March 26 - May 19
PERFORMANCES BEGIN OCT 2019
Gracie Hays speaks to The Jungle’s writers, Joe Murphy and Joe Robertson, about their first days in Calais, the meaning of Good Chance, and sharing the stories of refugees.
Every #tbt should be this sweet. 🍭 🍬 The students of @kippbayareaschools created this thoughtful thank you note after attending last week's student matinee of #JungleSF. We believe that theater should be accessible to everyone, most of all students. Please DM us if you have a student group who would like to attend our next student matinee of the groundbreaking @thejungleus.
For many Britons, the refugee camp at Calais must have seemed like the crucible of the European migration crisis in 2015. It was the focus of British media coverage: the place where British drivers became trapped in endless tailbacks as police searched vehicles for stowaways attempting to reach the promised land of Kent.
The first refugee story I covered was a famine in southern Sudan. An editor on the paper (now departed) implored me not to go. Sending a food critic to report on a famine was just bad taste. But who would you trust with bad taste if not a food critic?
Meet the resilient residents of THE JUNGLE - a sprawling refugee camp in Calais, France. Hear the incredible story of this short-lived, self-governing society from your seats in a new Afghan café which will replace the Curran stage.
The Jungle fund was established in 2018 in response to audiences wanting to support refugee causes highlighted in the show. To date The Jungle Fund has raised nearly $100,000 from audiences across London, New York and San Francisco. Every dollar you donate will support displaced people through its US registered organisation Choose Love inc.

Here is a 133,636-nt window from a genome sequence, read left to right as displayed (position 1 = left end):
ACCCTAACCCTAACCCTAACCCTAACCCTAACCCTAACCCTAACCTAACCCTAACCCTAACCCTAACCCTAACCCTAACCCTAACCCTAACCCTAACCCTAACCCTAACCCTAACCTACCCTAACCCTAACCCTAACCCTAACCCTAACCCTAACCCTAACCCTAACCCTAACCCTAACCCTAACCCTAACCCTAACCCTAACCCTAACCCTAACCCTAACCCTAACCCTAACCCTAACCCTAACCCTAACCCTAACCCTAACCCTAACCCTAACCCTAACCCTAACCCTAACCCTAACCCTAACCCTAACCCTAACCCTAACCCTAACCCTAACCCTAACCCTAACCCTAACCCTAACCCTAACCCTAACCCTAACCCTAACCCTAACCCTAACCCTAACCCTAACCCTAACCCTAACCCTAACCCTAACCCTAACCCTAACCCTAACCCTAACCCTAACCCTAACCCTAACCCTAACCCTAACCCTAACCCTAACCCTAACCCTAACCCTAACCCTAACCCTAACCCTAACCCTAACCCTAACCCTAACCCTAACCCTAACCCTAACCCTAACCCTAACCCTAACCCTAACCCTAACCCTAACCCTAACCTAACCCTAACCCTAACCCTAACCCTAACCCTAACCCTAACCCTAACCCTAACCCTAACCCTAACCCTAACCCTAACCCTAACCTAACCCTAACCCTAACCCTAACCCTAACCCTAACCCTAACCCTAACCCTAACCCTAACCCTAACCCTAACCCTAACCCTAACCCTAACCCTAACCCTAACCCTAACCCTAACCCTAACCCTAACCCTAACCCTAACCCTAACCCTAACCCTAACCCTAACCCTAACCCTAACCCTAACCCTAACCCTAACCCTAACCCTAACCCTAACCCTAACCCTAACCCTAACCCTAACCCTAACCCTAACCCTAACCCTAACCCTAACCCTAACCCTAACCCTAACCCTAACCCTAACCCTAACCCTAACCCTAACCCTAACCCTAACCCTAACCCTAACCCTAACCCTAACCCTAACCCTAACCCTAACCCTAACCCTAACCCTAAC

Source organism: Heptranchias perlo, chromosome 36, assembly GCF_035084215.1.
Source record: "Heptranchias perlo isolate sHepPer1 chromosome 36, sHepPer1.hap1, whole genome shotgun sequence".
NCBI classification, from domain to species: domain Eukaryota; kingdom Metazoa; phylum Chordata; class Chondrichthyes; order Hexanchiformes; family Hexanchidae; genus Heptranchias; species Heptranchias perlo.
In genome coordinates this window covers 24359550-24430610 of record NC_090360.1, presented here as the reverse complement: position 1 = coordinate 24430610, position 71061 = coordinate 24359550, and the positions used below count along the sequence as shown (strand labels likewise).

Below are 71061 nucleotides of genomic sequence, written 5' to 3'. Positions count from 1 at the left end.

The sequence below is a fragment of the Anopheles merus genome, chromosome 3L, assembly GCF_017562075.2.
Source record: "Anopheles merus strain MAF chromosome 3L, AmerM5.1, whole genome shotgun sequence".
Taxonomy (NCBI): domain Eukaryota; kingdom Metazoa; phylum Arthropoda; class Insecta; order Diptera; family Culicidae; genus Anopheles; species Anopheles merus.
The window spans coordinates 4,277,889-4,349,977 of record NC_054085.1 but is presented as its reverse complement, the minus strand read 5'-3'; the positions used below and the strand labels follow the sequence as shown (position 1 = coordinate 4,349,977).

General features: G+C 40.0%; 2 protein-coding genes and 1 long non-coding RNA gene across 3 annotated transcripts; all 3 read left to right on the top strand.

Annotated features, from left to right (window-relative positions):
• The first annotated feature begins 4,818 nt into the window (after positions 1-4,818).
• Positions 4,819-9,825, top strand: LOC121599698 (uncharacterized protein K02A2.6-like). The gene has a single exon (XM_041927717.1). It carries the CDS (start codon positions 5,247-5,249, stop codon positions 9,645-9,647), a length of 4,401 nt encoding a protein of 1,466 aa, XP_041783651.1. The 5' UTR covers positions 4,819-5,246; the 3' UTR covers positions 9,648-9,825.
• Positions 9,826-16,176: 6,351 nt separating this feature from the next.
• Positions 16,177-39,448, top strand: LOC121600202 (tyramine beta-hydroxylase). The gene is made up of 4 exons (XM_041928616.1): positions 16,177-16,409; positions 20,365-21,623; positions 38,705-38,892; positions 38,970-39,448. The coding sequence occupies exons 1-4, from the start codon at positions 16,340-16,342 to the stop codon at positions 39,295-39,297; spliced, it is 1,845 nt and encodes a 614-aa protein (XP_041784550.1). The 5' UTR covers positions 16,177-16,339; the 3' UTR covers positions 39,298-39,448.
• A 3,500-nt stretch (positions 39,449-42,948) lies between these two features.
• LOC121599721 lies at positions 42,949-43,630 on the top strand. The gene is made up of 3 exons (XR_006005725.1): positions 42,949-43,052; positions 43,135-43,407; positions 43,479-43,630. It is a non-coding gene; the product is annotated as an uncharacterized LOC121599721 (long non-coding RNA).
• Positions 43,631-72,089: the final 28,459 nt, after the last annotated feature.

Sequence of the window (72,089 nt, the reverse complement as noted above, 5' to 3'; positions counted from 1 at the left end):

Watch the transformation of the Curran stage as we prepare to invite you to THE JUNGLE.
Carole Shorenstein Hays raises the curtain on the new Curran. After a joyous, two year renovation and restoration, our mission is to create a home where art, technology and entertainment intersect in a way that can only happen at this moment in San Francisco.
When Mohamed arrived in Calais, the camp’s population was at its highest with over 8,000 people living there. He had experienced isolation during his journey across Europe. Now it was intensified. ‘I grew up in a village where every morning you have tea with your neighbours. [In the camp] you don’t spend time with your people. You are on your own, sleep alone and wake up on your own. This is my life now.’
The Curran joined forces with GLAAD to celebrate Spirit Day with an inspiring video of the Tony-winning musical's anthem of inclusiveness from FUN HOME, "Ring of Keys."
We collaborated with the cast of BRIGHT STAR and the people of SF to highlight the rich patina and stories of our communities.
Taylor Mac and his Dandy minions, radical faeries, Pacific Heights dads (...and more!) take to the streets of SF to celebrate our history and communities.